Last Saturday we cleaned the garage. After two trash cans and a truck bed full of garbage was removed, I was left with access to the bicycles, a new potting station, a beer refrigerator that you could actually use and a lot of memories.
Among the items in our garage, where many pieces of unused furniture. I have trouble getting rid of things that I paid for... or that were gifted to me from members of my family. I also have trouble realizing that our house is tiny and all my shit simply doesn't fit inside.
As I removed the dust from my great grandmother's bedroom vanity, I looked at the scratched finish. She passed away when I was nine and I can still taste the coffee cake that she always brought to family gatherings. The furniture had been placed in my pre-teen bedroom not long after she died. It came with an upright dresser and I was so excited to have the beautiful antiques in my very own room. As an awkward adolescent, I spent an embarrassing amount of time staring into the mirror of that vanity, wondering if I would ever be pretty... wondering if I would ever get boobs... wondering who I would grow up to be. I hung strips of lace from the mirror and attached all my earrings to it. I tucked pictures of special people under the little yellowed plastic parts that held the mirror in place. I danced and sang in my red unitard as it patiently watched me.
The top of the vanity had a botched spot in the finish where I had spilled nail polish remover as a teenager- an event that had made me cry (both the accident and the teenager.) There were many other scratches, signifying the multiple moves the dresser had made with me. Moves in my 20's, to the little blue cabin tucked away in the Ponderosa Pines on the side of a mountain and the sterile townhome plastered onto the sparse landscape of the Colorado's western slope, where my life took a downward spiral. There were claw marks from my naughty black kitten. There were scrapes and dings from each time the vanity bounced around in the bed of my truck or the back of a friend's horse trailer- making yet another relocation. It was covered in years of dirt from being moved out to the garage when I was preparing the space that it occupied in my house for the arrival of my first baby. Seven years it sat patiently, being neglected, waiting for that "addition" I like to dream about. Then reality kicked in and I called my cousin to ask her if she had room for it in her house. It was a family heirloom, and she was family. Plus, my shithole garage was overflowing with unused stuff and I needed to make some space for our camping equipment.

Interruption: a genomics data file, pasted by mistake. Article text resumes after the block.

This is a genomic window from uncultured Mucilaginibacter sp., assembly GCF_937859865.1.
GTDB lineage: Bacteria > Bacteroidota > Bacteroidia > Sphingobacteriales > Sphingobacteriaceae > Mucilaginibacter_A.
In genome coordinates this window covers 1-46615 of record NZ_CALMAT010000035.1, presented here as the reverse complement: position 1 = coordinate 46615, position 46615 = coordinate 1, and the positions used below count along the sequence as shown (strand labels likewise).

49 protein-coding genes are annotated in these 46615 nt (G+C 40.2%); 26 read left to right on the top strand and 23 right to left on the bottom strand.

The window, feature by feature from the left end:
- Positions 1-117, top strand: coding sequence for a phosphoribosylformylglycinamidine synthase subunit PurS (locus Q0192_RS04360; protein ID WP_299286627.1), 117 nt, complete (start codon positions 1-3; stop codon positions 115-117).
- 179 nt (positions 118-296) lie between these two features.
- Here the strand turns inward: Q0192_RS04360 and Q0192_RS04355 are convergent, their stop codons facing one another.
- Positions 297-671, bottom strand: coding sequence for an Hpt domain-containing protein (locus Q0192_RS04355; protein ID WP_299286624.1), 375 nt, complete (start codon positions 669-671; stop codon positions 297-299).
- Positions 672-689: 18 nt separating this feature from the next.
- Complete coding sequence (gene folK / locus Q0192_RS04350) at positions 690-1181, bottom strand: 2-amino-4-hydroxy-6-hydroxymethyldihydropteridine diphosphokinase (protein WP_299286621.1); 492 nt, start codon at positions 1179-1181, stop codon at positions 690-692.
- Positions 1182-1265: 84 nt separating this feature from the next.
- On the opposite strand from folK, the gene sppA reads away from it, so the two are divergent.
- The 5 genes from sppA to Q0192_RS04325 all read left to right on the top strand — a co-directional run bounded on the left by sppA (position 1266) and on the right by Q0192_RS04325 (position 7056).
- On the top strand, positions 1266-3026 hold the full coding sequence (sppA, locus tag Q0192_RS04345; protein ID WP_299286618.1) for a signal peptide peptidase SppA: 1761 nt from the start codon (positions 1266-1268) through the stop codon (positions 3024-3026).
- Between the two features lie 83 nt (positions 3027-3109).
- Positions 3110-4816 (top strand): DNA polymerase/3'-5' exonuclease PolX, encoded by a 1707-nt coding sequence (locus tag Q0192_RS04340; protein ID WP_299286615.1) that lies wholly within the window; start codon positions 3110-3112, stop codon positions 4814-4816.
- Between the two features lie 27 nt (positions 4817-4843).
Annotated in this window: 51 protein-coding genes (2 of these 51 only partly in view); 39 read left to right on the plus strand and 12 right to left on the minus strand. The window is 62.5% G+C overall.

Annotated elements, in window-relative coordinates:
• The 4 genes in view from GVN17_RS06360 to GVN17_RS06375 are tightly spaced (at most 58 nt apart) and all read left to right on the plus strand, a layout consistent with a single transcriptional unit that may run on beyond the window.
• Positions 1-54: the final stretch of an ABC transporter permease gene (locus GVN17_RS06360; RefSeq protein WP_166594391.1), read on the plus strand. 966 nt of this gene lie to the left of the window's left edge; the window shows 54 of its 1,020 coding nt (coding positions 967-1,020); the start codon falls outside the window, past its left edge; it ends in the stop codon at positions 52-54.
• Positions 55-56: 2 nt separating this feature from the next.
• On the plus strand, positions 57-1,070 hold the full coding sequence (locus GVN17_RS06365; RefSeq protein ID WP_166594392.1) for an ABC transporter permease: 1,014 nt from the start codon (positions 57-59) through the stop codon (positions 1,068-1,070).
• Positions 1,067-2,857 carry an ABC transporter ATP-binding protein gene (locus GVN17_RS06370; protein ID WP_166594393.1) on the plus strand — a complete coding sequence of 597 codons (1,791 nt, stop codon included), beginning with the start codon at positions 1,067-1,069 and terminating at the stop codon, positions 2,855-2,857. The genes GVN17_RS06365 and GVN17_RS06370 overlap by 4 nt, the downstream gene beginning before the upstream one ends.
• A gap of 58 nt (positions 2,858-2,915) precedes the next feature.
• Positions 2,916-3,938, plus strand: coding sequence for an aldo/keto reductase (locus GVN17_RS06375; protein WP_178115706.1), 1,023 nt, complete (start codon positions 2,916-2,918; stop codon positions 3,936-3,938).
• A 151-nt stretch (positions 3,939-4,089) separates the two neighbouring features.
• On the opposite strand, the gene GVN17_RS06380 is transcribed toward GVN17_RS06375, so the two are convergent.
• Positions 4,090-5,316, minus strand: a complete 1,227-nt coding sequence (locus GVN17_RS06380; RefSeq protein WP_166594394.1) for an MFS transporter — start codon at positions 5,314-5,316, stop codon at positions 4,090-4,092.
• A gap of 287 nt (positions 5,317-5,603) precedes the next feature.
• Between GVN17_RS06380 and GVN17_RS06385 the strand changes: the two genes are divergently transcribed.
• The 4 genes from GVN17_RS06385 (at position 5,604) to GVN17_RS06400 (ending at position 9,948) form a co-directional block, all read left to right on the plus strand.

Crammed on a high shelf, above the many treasures of our lives, I discovered my bassinet- the creamy, handled basket with it's peachy plaid liner, in which I nestled both of my boys as newborns. On its delicate wooden stand, I rocked their tiny bodies to sleep. In my nervous, hormonal filled, postpartum state, I had hovered over the basket- watching for the rise and fall of their chests- and never feeling more relief than when I saw that little blanket move. The bassinet had many memories of precious new lives, as I had also loaned it to three friends with new babies. There was a lot of love in that bassinet- I couldn't possibly get rid of it, so I peeled the garage-sale price tag from last summer off of it and carried it into the house. I set it on one twin bed in the room that my boys share and ran my hand over the soft pad on the bottom. My uterus panged and I briefly thought about having another baby. My eyes began to well up with tears, so I grabbed a bunch of stuffed animals, rammed them into that bassinet, set it at the foot of my kid's bed and left the room. Mama ain't got time for all that emotional shit.
Later we found a dead mouse, our air mattress, my glue gun that I had been missing for three years and the actual floor of the garage, which we hadn't seen since we bought this "2-year flip house" 10 years ago.
Next stop, I plan to take another walk down memory lane in my closet. But first, I need to meander out to that garage and grab a cold beer.